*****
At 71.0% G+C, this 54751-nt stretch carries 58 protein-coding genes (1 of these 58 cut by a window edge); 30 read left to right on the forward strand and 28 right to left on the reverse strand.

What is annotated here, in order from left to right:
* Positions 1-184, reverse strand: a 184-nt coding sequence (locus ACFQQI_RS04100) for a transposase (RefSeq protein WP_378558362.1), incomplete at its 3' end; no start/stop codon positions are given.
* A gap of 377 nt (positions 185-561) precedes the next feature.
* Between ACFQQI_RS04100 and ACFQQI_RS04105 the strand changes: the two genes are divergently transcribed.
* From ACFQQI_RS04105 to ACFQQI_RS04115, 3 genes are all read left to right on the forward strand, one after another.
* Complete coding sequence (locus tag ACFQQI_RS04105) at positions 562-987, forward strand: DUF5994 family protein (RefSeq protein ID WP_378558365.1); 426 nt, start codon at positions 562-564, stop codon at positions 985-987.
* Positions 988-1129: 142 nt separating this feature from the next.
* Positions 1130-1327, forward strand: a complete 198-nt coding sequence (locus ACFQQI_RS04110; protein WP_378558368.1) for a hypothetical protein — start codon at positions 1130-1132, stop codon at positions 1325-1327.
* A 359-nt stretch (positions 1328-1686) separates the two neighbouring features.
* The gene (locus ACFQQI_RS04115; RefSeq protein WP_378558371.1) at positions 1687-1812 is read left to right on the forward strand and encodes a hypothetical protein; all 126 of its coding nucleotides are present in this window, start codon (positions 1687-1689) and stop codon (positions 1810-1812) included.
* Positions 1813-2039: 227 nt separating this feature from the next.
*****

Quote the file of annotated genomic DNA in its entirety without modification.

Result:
At 71.0% G+C, this 54751-nt stretch carries 58 protein-coding genes (1 of these 58 cut by a window edge); 30 read left to right on the forward strand and 28 right to left on the reverse strand.

What is annotated here, in order from left to right:
* Positions 1-184, reverse strand: a 184-nt coding sequence (locus ACFQQI_RS04100) for a transposase (RefSeq protein WP_378558362.1), incomplete at its 3' end; no start/stop codon positions are given.
* A gap of 377 nt (positions 185-561) precedes the next feature.
* Between ACFQQI_RS04100 and ACFQQI_RS04105 the strand changes: the two genes are divergently transcribed.
* From ACFQQI_RS04105 to ACFQQI_RS04115, 3 genes are all read left to right on the forward strand, one after another.
* Complete coding sequence (locus tag ACFQQI_RS04105) at positions 562-987, forward strand: DUF5994 family protein (RefSeq protein ID WP_378558365.1); 426 nt, start codon at positions 562-564, stop codon at positions 985-987.
* Positions 988-1129: 142 nt separating this feature from the next.
* Positions 1130-1327, forward strand: a complete 198-nt coding sequence (locus ACFQQI_RS04110; protein WP_378558368.1) for a hypothetical protein — start codon at positions 1130-1132, stop codon at positions 1325-1327.
* A 359-nt stretch (positions 1328-1686) separates the two neighbouring features.
* The gene (locus ACFQQI_RS04115; RefSeq protein WP_378558371.1) at positions 1687-1812 is read left to right on the forward strand and encodes a hypothetical protein; all 126 of its coding nucleotides are present in this window, start codon (positions 1687-1689) and stop codon (positions 1810-1812) included.
* Positions 1813-2039: 227 nt separating this feature from the next.